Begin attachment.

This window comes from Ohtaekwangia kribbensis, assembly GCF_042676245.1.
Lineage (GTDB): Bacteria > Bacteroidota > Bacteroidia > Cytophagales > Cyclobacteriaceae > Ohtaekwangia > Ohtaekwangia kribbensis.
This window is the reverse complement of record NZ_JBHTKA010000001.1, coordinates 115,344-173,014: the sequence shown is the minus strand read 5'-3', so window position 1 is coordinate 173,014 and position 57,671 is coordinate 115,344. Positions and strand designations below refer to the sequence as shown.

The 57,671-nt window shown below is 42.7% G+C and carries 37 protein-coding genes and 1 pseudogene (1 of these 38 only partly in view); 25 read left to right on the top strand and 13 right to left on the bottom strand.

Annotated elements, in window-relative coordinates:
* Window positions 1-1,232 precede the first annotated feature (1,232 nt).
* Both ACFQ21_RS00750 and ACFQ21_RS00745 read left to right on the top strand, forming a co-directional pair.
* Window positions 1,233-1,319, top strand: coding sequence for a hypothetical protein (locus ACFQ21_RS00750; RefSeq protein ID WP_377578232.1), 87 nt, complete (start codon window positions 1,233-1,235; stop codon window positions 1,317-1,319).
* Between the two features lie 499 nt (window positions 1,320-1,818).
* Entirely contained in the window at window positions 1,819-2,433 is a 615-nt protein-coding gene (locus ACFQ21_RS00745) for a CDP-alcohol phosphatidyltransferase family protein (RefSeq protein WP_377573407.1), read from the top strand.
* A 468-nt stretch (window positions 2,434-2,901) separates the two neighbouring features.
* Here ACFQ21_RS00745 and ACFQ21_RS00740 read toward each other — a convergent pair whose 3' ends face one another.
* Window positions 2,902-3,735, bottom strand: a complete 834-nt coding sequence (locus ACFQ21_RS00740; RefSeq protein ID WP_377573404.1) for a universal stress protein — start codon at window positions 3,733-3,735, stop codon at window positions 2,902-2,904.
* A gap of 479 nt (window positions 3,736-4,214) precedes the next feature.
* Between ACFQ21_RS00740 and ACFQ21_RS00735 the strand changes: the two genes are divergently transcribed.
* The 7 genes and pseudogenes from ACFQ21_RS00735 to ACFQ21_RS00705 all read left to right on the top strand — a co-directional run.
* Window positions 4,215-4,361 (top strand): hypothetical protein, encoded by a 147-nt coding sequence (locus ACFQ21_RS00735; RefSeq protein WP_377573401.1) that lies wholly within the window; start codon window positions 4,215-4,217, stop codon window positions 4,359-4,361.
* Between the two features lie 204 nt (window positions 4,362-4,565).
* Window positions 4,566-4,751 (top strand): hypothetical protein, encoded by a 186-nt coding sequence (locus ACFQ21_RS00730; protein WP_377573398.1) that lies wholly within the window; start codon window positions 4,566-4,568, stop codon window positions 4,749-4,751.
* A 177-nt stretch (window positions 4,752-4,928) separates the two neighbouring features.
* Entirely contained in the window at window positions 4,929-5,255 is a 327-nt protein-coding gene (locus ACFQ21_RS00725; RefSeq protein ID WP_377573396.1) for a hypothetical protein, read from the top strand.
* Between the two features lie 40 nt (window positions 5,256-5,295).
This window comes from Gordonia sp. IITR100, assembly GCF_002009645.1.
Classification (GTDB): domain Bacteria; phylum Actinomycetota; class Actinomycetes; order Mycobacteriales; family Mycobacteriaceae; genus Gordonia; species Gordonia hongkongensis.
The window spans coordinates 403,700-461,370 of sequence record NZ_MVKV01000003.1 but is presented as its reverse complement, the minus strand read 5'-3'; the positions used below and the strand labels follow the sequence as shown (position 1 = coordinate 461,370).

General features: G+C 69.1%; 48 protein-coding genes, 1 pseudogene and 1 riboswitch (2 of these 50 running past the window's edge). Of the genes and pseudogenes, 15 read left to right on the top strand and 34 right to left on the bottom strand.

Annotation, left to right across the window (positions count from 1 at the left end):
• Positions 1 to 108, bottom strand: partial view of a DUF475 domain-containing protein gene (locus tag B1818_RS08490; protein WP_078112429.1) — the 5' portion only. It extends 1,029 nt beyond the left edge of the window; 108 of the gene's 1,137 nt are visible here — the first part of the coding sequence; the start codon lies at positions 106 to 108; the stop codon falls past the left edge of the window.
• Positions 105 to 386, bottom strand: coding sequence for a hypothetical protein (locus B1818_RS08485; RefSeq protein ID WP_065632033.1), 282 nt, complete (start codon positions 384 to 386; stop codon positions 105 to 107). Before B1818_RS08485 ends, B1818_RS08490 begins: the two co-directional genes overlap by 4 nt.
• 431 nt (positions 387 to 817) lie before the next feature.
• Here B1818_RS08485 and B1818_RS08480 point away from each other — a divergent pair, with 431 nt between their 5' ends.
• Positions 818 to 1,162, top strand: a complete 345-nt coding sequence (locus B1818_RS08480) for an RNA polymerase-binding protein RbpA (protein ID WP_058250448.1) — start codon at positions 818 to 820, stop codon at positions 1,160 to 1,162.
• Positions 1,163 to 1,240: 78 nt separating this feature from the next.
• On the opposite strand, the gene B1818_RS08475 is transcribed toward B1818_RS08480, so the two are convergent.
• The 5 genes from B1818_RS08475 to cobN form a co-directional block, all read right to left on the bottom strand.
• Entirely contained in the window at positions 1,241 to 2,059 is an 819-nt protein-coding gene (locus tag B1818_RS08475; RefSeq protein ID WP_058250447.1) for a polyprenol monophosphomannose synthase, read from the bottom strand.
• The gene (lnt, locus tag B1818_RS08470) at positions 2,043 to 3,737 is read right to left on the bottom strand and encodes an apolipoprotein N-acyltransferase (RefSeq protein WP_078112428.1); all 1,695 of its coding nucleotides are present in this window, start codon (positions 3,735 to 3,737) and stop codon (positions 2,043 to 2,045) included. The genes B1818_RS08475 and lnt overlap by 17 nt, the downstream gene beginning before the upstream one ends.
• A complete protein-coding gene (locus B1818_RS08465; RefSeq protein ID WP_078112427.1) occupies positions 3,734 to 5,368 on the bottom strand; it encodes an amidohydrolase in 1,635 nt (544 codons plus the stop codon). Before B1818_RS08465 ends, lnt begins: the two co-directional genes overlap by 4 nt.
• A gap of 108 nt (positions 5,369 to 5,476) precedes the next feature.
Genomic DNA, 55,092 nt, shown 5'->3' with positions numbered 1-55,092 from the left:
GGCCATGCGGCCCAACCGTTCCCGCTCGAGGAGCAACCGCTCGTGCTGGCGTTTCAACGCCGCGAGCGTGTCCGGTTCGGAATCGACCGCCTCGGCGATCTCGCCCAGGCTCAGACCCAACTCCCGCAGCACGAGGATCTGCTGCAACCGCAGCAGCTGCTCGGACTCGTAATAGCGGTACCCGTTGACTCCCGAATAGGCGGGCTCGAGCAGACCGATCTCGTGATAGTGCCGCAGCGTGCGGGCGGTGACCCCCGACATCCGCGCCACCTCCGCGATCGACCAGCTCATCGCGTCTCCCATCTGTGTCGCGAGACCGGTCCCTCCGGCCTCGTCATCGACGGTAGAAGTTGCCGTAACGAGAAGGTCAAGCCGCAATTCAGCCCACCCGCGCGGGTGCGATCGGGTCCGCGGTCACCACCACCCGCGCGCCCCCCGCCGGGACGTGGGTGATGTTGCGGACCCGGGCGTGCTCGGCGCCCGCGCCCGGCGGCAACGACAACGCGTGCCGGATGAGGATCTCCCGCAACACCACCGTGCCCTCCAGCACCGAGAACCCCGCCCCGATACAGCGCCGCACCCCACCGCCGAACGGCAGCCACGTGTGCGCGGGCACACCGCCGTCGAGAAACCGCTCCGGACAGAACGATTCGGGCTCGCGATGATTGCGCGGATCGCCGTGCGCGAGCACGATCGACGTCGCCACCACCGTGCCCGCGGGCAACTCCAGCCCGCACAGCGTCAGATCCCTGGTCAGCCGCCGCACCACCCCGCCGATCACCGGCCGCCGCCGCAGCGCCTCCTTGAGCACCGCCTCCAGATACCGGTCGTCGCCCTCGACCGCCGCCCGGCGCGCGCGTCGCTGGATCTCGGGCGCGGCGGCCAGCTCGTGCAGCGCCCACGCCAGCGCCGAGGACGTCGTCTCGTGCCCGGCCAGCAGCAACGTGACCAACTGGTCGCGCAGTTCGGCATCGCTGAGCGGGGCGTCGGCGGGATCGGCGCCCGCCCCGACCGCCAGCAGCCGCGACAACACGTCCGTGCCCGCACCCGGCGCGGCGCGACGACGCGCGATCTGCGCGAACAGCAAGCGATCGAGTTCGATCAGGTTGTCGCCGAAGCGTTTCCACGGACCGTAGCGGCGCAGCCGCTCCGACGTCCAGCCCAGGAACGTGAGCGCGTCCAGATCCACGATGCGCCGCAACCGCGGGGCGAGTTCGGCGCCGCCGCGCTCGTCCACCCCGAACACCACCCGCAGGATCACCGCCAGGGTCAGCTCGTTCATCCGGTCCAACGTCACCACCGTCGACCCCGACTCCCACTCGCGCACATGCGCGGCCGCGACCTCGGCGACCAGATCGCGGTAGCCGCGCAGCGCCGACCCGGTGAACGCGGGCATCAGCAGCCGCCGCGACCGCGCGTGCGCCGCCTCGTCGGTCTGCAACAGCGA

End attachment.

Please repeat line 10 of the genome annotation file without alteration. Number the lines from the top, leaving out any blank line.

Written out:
* Entirely contained in the window at window positions 1,819-2,433 is a 615-nt protein-coding gene (locus ACFQ21_RS00745) for a CDP-alcohol phosphatidyltransferase family protein (RefSeq protein WP_377573407.1), read from the top strand.